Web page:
Background. The CYP2C19*2 allele may be associated with a reduced antiplatelet effect for clopidogrel. Here, we assessed whether CYP2C19*2 alleles correlate with clopidogrel responsiveness following the administration of clopidogrel in healthy Malaysian volunteers. Methods. Ninety volunteers were genotyped for CYP2C19*2 and CYP2C19*3 alleles. Forty-five of 90 volunteers were included in the clopidogrel response studies and triaged into three genotypes, namely, CYP2C19*1/*1 (n = 17), CYP2C19*1/ *2 (n = 21), and CYP2C19*2/*2 (n = 7). All subjects received 300 mg of clopidogrel, and platelet reactivity was assessed after a four-hour loading utilizing the VerifyNow-P2Y12 assay. Platelet activity was reported using P2Y12 reaction units (PRUs), and nonresponder status was prespecified at PRU ≥ 230. Results. Following clopidogrel intake, CYP2C19*2/*2 carriers had a significantly higher mean PRU compared to the CYP2C19*1/*2 and CYP2C19*1/*1 (291.0 ± 62.1 versus 232.5 ± 81.4 versus 147.4 ± 87.2 PRU, P <0.001) carriers. Almost half of the participants (46.7%) were found to be nonresponders (3 were CYP2C19*1/*1, 11 were CYP2C19*1/*2, and 7 were CYP2C19*2/*2). Conclusion. In healthy Malaysian volunteers, CYP2C19*2 allele was associated with a decrease in platelet responsiveness to clopidogrel. However, clopidogrel nonresponders can be found not only in the carriers of CYP2C19*2/*2, but also in the carriers of CYP2C19*1/*2 and CYP2C19*1/*1. The present paper demonstrated that genotype information does not correlate with clopidogrel response, and genotyping may represent a less robust approach compared to platelet activity testing in guiding clopidogrel therapy.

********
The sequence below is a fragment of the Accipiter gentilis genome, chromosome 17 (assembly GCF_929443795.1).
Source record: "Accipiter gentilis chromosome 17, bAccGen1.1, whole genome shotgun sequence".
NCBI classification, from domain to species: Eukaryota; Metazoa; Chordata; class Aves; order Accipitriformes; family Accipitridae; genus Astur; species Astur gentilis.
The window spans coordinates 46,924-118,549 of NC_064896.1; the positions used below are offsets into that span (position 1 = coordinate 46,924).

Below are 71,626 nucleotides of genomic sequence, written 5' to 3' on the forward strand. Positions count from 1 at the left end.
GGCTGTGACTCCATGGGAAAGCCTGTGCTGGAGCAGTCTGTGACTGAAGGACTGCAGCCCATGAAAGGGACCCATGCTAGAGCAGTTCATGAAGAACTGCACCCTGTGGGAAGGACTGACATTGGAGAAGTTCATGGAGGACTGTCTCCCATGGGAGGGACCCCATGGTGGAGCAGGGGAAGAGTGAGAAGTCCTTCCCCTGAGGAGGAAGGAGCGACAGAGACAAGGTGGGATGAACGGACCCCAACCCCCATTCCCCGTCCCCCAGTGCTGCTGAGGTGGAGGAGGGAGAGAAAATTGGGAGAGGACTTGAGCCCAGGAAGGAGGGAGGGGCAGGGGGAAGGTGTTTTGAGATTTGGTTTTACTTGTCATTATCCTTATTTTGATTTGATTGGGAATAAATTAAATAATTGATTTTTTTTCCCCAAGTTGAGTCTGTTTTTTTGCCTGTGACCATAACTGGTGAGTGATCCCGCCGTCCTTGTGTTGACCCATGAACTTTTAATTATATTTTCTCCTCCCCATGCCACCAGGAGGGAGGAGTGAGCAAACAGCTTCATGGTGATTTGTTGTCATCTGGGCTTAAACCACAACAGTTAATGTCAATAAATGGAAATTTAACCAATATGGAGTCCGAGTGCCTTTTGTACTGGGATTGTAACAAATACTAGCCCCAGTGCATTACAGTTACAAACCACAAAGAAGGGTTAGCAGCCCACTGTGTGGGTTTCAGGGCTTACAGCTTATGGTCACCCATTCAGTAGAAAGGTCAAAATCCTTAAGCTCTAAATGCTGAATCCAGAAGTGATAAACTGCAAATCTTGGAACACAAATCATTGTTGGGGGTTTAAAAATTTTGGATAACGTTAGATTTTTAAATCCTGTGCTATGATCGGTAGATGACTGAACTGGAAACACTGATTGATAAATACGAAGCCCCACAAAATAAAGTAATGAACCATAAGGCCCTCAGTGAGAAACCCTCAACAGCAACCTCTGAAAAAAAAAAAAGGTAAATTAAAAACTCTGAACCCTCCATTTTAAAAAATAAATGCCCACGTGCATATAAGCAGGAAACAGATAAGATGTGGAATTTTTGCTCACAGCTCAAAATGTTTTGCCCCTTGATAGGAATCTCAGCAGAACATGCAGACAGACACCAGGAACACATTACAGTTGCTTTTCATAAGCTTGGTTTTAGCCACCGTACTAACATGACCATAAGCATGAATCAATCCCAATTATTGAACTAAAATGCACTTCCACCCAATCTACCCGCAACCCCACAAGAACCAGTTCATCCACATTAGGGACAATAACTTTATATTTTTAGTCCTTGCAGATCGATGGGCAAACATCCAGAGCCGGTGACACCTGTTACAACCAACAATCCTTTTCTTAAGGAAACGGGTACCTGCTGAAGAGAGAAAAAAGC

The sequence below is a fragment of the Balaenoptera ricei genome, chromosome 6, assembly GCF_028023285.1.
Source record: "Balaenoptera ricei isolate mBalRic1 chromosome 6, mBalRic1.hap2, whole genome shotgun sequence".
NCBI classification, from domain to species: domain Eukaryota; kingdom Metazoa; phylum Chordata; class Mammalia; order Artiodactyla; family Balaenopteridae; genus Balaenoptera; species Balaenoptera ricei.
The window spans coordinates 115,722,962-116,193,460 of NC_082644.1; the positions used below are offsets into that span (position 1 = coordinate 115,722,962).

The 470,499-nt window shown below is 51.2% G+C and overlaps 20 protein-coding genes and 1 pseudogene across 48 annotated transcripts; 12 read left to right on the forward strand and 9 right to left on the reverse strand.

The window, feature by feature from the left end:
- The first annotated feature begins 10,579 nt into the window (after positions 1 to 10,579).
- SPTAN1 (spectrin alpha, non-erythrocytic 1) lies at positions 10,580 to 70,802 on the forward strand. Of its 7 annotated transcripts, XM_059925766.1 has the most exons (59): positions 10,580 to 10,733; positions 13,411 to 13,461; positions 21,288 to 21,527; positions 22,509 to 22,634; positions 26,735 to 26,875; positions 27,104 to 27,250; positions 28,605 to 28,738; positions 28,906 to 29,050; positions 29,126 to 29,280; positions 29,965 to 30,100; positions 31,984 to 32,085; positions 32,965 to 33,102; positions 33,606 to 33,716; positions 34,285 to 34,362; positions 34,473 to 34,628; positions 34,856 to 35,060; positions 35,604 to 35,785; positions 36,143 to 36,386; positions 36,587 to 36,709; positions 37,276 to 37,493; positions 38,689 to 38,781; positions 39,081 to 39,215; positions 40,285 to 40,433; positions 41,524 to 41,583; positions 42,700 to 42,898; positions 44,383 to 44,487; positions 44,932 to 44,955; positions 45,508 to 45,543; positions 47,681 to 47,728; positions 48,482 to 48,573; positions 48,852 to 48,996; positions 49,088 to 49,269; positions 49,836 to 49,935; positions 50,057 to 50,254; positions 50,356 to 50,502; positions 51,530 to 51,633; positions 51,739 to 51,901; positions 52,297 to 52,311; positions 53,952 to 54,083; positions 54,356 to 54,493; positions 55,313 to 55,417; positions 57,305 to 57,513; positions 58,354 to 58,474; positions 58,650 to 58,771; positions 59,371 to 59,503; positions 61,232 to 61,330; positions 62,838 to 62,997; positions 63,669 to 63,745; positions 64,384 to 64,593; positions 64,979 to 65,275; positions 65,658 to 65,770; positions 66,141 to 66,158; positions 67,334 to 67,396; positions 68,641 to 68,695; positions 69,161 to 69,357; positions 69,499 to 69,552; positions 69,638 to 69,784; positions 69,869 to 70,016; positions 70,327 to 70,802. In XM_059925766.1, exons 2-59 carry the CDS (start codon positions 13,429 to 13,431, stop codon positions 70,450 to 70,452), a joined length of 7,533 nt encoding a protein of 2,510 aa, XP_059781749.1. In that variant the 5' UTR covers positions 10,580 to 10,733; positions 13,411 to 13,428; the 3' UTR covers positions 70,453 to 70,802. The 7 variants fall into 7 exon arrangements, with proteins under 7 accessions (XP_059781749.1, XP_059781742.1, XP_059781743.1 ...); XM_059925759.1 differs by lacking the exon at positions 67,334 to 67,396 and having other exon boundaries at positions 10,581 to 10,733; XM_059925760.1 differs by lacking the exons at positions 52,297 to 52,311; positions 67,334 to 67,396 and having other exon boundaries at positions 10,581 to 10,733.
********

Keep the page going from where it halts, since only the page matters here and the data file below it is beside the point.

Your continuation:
ASJC Scopus subject areas
- Cardiology and Cardiovascular Medicine